New Jersey Not a ‘Judicial Hellhole’ [AUDIO]
New Jersey’s civil courts are no longer among the nation’s most unfair, but a new report from the American Tort Reform Association (ATRA) says additional reforms are needed to prevent the state from becoming a “judicial hellhole.”
“A judicial hellhole is a place where ATRA finds consistently bad judges and judging on civil litigation that would make businesses consider whether or not to remain in that particular venue,” said Marcus Rayner, executive director of the New Jersey Lawsuit Reform Alliance (NJLRA). “We’ve been a hellhole for many years, but this year New York and Philadelphia ‘outshined’ us.”
Atlantic County, however, remains on ATRA’s watch list.
“That’s because there are more pharmaceutical lawsuits filed in Atlantic County right now than anywhere else in the country,” said Rayner. “Because we’re home to a large number of pharmaceutical companies which create tens of thousands of jobs in New Jersey, it’s something we are very concerned about and something we watch very carefully.”
Rayner said New Jersey has been classified as a judicial hellhole in the past, and the fact that the state is not on the current list should be considered a minor improvement. But the frequency of available pharmaceutical jobs in the Garden State — about one out of every 10 — is cause for concern, because pharmaceutical companies are so crucial to the state’s economy.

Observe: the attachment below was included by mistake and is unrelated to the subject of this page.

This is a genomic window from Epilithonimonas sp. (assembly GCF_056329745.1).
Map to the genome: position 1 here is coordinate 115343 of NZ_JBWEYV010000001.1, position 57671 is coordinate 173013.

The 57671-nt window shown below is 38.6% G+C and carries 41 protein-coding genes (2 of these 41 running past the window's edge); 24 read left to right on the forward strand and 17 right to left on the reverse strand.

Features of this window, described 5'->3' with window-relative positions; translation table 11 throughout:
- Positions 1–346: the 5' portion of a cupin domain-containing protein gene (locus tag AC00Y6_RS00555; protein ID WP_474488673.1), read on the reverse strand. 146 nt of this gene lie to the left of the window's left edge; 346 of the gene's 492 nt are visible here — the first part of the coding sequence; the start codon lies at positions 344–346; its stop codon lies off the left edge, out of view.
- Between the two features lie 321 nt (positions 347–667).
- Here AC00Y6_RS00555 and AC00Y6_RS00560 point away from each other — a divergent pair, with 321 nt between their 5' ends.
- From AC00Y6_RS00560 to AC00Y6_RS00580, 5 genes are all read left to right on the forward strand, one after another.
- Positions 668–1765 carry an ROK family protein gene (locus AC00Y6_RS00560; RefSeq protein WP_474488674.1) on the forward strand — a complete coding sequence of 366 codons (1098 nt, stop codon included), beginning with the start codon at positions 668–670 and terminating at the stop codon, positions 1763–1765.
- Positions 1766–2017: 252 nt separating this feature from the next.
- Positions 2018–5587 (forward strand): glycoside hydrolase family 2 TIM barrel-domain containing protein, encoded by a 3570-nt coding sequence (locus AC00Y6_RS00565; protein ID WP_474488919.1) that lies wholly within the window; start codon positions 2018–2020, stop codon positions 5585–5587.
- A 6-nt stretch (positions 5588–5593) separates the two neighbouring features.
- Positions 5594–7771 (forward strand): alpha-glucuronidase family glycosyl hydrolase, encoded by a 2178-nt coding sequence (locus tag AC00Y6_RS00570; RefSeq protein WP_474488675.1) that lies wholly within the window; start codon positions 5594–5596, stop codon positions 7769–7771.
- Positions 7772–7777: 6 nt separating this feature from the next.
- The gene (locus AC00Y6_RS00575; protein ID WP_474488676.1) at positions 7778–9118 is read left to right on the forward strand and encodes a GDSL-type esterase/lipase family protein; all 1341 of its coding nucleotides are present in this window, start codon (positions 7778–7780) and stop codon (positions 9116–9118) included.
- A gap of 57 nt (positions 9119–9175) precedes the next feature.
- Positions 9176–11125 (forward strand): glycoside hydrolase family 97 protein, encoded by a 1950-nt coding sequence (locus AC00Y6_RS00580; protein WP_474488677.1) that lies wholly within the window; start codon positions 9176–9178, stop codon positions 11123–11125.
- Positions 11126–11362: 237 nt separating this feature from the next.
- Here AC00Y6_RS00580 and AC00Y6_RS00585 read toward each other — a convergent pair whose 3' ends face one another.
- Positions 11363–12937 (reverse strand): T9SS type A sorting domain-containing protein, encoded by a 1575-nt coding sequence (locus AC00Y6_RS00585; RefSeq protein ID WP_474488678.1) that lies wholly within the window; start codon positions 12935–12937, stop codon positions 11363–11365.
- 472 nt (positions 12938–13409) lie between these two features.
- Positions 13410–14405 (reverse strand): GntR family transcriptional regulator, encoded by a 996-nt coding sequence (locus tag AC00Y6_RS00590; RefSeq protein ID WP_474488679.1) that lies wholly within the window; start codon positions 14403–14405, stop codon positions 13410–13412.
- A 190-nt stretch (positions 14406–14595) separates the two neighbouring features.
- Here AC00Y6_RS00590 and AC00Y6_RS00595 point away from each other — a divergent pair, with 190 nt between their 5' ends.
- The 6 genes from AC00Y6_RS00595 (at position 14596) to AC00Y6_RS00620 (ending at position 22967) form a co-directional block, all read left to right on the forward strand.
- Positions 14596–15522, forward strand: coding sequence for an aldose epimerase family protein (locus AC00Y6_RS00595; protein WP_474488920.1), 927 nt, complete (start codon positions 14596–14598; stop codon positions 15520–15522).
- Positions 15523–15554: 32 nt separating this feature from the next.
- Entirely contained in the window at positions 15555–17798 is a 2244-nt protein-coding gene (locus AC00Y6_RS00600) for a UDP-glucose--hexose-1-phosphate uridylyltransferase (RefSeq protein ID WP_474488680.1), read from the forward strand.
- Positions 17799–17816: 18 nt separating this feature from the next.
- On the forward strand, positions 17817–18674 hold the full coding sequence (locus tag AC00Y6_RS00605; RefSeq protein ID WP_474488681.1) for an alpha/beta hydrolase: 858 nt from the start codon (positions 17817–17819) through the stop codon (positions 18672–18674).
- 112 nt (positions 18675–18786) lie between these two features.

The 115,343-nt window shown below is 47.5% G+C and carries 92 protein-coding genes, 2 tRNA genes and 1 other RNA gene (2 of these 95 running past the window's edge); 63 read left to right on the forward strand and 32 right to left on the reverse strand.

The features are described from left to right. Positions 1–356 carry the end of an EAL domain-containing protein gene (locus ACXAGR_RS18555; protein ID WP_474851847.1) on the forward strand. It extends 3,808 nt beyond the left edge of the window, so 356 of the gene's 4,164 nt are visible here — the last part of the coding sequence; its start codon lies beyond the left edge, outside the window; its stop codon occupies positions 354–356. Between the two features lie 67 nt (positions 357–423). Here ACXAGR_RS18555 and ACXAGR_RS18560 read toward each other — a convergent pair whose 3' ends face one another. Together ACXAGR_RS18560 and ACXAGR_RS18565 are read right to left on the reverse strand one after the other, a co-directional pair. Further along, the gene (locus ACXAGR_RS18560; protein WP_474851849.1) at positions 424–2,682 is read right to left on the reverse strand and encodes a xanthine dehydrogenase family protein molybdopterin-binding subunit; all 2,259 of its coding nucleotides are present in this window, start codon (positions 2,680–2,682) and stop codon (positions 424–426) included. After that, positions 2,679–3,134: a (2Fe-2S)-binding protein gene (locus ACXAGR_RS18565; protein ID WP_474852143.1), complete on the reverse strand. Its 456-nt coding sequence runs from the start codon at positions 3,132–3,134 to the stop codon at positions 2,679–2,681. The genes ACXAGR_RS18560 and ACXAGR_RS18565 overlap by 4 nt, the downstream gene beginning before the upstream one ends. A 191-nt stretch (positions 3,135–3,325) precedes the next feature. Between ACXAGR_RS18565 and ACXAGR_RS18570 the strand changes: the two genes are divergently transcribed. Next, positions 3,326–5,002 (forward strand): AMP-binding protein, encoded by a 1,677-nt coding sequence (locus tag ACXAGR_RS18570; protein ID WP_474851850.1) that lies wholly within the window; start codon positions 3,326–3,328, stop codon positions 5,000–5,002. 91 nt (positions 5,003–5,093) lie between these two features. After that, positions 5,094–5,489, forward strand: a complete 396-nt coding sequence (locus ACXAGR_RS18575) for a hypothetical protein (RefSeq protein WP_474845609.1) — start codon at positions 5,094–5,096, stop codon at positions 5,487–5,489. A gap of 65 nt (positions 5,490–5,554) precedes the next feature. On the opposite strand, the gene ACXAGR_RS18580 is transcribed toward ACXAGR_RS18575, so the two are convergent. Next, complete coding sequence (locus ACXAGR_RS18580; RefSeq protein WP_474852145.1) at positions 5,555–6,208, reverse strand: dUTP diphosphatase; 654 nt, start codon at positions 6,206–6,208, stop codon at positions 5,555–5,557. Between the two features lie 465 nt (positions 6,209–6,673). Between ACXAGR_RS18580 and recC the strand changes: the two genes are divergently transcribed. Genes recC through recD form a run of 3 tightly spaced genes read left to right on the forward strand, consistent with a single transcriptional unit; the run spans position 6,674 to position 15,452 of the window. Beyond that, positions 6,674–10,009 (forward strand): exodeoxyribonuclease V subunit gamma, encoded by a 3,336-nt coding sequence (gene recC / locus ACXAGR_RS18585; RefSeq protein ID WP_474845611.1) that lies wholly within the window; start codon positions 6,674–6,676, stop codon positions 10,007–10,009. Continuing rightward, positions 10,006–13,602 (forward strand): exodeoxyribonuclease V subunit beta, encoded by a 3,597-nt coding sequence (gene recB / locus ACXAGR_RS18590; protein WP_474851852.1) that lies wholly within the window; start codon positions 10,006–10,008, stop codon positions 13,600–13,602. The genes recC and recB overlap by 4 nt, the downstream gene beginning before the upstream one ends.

“It’s still not great when national groups are calling you out for having a venue that has a lot of unnecessary litigation,” said Rayner. “We want to make sure that our civil justice climate is fair to both plaintiffs and defendants, and to make sure that the suits that are brought in our court system are truly legitimate lawsuits. When they’re not, it’s a cost driver that businesses are going to look at when they’re evaluating whether to expand or do business in New Jersey, or pick up and go elsewhere.”
NJLRA wants to make sure the laws are being looked at very carefully.
“We need to look at our laws and how they compare to other states and through the laws, give the courts the tools they need to weed out the frivolous lawsuits from the legitimate lawsuits,” said Rayner. “This year, we saw the lawsuit over the Subway footlong sandwiches that were apparently coming in a half-inch too short; a lawyer sued on behalf of everyone who’s ever bought a footlong Subway sandwich. It was a ridiculous lawsuit, but those are the things we deal with sometimes.”
According to the report, civil courts in New York City, South Florida, Madison and St. Clair counties in Illinois, and throughout California and Louisiana are among the most unfair courts in the United States.